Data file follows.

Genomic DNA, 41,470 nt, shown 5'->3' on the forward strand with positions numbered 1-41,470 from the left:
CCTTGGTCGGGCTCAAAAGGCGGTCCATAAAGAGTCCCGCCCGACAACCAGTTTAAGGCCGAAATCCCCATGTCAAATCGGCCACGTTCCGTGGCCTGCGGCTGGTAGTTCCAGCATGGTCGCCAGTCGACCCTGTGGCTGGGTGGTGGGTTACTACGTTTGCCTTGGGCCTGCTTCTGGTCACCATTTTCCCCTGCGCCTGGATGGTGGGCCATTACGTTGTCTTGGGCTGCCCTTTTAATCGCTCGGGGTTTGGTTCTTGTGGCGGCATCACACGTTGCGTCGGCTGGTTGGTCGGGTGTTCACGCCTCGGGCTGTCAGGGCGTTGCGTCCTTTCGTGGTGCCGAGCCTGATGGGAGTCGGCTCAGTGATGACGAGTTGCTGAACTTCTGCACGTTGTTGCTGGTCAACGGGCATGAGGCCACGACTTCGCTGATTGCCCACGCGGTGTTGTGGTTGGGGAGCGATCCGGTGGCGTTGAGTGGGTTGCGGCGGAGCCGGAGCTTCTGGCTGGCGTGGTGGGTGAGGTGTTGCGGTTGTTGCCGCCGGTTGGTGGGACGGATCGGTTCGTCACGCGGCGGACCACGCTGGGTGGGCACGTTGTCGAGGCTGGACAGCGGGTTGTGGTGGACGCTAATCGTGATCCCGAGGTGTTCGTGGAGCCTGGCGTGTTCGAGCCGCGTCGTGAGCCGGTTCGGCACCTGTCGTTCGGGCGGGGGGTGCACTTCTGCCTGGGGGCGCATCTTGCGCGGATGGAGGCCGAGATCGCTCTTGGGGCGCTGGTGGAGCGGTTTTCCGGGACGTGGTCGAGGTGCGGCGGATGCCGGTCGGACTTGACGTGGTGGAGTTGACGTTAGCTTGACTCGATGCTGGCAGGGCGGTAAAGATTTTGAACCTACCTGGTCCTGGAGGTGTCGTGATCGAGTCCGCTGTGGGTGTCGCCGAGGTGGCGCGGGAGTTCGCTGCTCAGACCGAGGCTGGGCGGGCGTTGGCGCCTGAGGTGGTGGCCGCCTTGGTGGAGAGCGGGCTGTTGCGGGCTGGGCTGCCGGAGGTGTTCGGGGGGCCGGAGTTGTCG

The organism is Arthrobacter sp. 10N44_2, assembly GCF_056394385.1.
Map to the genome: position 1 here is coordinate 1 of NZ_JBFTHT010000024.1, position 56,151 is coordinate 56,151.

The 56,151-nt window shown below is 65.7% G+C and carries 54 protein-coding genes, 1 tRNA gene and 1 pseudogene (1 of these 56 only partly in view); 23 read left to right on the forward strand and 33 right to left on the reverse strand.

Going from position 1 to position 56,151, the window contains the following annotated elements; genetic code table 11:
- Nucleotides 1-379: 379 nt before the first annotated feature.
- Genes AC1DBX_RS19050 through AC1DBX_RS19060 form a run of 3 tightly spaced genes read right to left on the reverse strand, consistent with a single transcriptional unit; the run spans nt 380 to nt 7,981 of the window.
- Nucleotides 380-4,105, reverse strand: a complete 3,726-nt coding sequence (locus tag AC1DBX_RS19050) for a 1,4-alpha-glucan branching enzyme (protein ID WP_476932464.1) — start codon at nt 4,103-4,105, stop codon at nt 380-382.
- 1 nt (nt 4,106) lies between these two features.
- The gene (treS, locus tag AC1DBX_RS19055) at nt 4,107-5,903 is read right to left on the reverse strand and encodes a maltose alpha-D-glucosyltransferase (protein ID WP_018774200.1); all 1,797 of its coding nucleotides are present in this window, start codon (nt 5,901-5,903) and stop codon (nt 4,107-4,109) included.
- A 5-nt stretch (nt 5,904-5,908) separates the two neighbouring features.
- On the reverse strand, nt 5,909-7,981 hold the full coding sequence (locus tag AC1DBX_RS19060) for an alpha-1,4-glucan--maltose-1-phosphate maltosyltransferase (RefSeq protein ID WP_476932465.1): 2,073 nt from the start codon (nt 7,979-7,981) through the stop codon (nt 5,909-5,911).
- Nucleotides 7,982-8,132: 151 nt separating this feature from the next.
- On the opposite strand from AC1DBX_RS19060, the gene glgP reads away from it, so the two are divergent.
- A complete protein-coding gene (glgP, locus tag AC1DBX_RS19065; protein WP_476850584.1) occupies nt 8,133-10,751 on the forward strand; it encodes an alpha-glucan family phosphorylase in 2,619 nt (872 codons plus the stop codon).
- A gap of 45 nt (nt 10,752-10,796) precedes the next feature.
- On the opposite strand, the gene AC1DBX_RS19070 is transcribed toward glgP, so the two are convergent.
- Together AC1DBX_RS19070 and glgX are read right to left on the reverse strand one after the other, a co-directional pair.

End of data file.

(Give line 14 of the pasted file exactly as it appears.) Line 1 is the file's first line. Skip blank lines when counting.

- Nucleotides 7,982-8,132: 151 nt separating this feature from the next.